Clean Plates founder Jared Koch and author of the book Clean Plates shows Joe how to stay on track and keep a healthy mindset while traveling. Here are his most helpful tips. Need more? Sign up for the Clean Plates newsletter to get the latest healthy eating tips, what to look for in a restaurant, and more.
Jet Set, Go: 4 Tips for Healthy Eating When Traveling
As much fun as it is to travel, the reality is that with recirculated air, cramped coach seats and more processed food than not, flying does take a bit of a toll on our bodies. It’s important to understand that at 30,000 feet, it may not be possible to stick to your normal healthy eating routine, and that’s okay. The idea is to just do as good a job as you can to stay nourished, and then, leave your worries behind. Here are some of my best tips to take with you:
Pack food. Domestic flights no longer provide food, and though international flights do, the cuisine can be an energy-killing, highly processed carb-fest. (Forget about the overpriced snacks for sale on board; not only will they gum up your body with artificial junk and loads of calories, they’re a post-flight sugar- and salt hangover waiting to happen.) I usually pack a hearty salad, and a homemade trail mix with nuts and seeds for the plane ride, plus oatmeal that I’ll eat for breakfast at my hotel. If, for some reason, you aren’t able to bring food, opt for the best choices at the airport: look for salads, fresh fruit, or bags of nuts; just make sure to get the ones with the fewest added ingredients.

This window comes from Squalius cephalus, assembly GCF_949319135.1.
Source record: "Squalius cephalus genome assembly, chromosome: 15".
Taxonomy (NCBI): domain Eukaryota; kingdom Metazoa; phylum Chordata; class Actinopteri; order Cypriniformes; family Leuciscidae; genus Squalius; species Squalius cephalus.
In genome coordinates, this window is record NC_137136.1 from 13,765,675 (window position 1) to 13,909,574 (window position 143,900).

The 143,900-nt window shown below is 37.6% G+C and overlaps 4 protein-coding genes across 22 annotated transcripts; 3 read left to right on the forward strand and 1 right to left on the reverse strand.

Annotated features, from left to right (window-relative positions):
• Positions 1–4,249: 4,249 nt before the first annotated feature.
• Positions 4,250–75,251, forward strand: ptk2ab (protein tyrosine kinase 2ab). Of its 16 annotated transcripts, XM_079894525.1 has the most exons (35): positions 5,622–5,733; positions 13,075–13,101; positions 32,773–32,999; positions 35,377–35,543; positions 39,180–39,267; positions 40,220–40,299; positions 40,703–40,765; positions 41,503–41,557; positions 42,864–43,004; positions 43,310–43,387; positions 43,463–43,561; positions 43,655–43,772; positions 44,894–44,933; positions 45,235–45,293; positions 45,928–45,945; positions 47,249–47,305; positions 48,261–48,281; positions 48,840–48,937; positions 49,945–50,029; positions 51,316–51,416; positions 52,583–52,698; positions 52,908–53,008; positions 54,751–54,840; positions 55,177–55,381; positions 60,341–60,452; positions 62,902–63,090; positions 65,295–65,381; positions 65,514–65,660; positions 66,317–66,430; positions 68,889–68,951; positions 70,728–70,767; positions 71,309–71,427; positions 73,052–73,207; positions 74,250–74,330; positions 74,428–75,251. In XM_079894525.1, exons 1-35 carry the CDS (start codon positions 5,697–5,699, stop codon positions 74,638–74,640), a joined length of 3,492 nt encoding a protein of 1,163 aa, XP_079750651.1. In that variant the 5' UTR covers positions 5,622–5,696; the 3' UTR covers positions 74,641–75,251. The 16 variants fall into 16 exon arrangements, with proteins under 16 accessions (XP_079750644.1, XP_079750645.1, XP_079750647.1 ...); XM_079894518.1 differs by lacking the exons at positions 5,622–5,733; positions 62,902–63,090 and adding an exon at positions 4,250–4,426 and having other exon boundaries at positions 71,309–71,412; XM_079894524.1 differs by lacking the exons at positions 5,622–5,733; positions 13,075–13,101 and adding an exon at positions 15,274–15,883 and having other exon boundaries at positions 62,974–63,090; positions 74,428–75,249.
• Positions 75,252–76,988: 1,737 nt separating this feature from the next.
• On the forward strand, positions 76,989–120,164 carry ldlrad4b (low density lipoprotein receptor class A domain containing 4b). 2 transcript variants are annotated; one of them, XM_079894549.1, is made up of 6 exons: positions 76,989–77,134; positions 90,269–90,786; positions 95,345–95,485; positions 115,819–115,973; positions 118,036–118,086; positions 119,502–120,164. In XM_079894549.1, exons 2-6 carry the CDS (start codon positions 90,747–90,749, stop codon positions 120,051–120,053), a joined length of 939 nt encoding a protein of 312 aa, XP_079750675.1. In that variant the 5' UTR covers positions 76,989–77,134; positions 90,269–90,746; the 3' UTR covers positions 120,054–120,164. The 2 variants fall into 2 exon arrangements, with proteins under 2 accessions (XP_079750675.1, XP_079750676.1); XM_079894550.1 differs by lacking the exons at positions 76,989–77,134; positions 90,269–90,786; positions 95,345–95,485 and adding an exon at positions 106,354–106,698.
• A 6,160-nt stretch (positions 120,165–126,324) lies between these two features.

Plan ahead. On the plane or before you go, take a few minutes to look up healthier restaurants and markets near where you’ll be, so you’ll know your best options. If you’re going to NYC, LA or Austin, check out our nutritionist-approved restaurant guide at www.cleanplates.com
Don’t fly dry. In-flight air is can be dehydrating. Make sure to drink lots of water—bottles are usually available at the back of the plane, where you can help yourself—and be ready with lip balm. Look for a brand made without phthalates, petroleum, parabens or mineral oil, such as Burt’s Bees or J.R. Watkins. To keep your spine and joints lubricated, get up at least every couple of hours. Movement is life; go on, and inspire your seat mate to move. In your seat, you can also do the yoga pose “Cat/Cow”: curve the spine forward and back a few times.
Get grounded. Once you land, make sure you continue to hydrate, and try to get to bed early the first night to give your body a chance to rest and adjust. Make sure to have a nutrient-dense meal so you’ll boost your body with the fuel it needs.
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Whether you’re a conscientious carnivore, a vegetarian, or going gluten-free, Clean Plates has restaurant reviews, news and tips to help boost your health and keep your taste buds happy. Clean Plates founder Jared Koch graduated pre-med from the University of Michigan and is a nutritionist and health coach certified by the Teachers College of Columbia University, Global Institute of Alternative Medicine, and the Institute for Integrative Nutrition.
Watch Jared in episodes of the Joe Show.